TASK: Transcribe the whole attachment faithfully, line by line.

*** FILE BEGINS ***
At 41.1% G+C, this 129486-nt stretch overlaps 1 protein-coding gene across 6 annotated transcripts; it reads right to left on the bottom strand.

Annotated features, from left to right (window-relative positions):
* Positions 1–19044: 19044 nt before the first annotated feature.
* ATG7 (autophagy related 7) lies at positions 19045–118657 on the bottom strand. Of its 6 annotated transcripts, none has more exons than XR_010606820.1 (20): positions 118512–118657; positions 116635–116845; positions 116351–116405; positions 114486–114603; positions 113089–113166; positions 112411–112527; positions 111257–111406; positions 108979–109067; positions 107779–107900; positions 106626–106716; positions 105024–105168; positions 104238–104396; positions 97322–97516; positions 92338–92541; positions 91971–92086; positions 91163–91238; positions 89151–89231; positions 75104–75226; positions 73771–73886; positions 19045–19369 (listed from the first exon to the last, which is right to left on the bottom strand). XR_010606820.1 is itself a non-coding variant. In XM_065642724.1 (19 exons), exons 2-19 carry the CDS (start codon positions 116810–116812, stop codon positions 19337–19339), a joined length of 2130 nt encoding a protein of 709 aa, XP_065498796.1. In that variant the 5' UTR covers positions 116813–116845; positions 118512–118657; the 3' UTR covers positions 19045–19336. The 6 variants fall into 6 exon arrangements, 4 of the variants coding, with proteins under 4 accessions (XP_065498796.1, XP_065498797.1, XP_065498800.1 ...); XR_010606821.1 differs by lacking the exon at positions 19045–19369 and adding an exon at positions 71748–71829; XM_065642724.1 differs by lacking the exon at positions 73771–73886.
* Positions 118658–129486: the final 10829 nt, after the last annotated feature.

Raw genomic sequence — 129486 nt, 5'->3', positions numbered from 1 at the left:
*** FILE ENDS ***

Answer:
At 41.1% G+C, this 129486-nt stretch overlaps 1 protein-coding gene across 6 annotated transcripts; it reads right to left on the bottom strand.

Annotated features, from left to right (window-relative positions):
* Positions 1–19044: 19044 nt before the first annotated feature.
* ATG7 (autophagy related 7) lies at positions 19045–118657 on the bottom strand. Of its 6 annotated transcripts, none has more exons than XR_010606820.1 (20): positions 118512–118657; positions 116635–116845; positions 116351–116405; positions 114486–114603; positions 113089–113166; positions 112411–112527; positions 111257–111406; positions 108979–109067; positions 107779–107900; positions 106626–106716; positions 105024–105168; positions 104238–104396; positions 97322–97516; positions 92338–92541; positions 91971–92086; positions 91163–91238; positions 89151–89231; positions 75104–75226; positions 73771–73886; positions 19045–19369 (listed from the first exon to the last, which is right to left on the bottom strand). XR_010606820.1 is itself a non-coding variant. In XM_065642724.1 (19 exons), exons 2-19 carry the CDS (start codon positions 116810–116812, stop codon positions 19337–19339), a joined length of 2130 nt encoding a protein of 709 aa, XP_065498796.1. In that variant the 5' UTR covers positions 116813–116845; positions 118512–118657; the 3' UTR covers positions 19045–19336. The 6 variants fall into 6 exon arrangements, 4 of the variants coding, with proteins under 4 accessions (XP_065498796.1, XP_065498797.1, XP_065498800.1 ...); XR_010606821.1 differs by lacking the exon at positions 19045–19369 and adding an exon at positions 71748–71829; XM_065642724.1 differs by lacking the exon at positions 73771–73886.
* Positions 118658–129486: the final 10829 nt, after the last annotated feature.

Raw genomic sequence — 129486 nt, 5'->3', positions numbered from 1 at the left: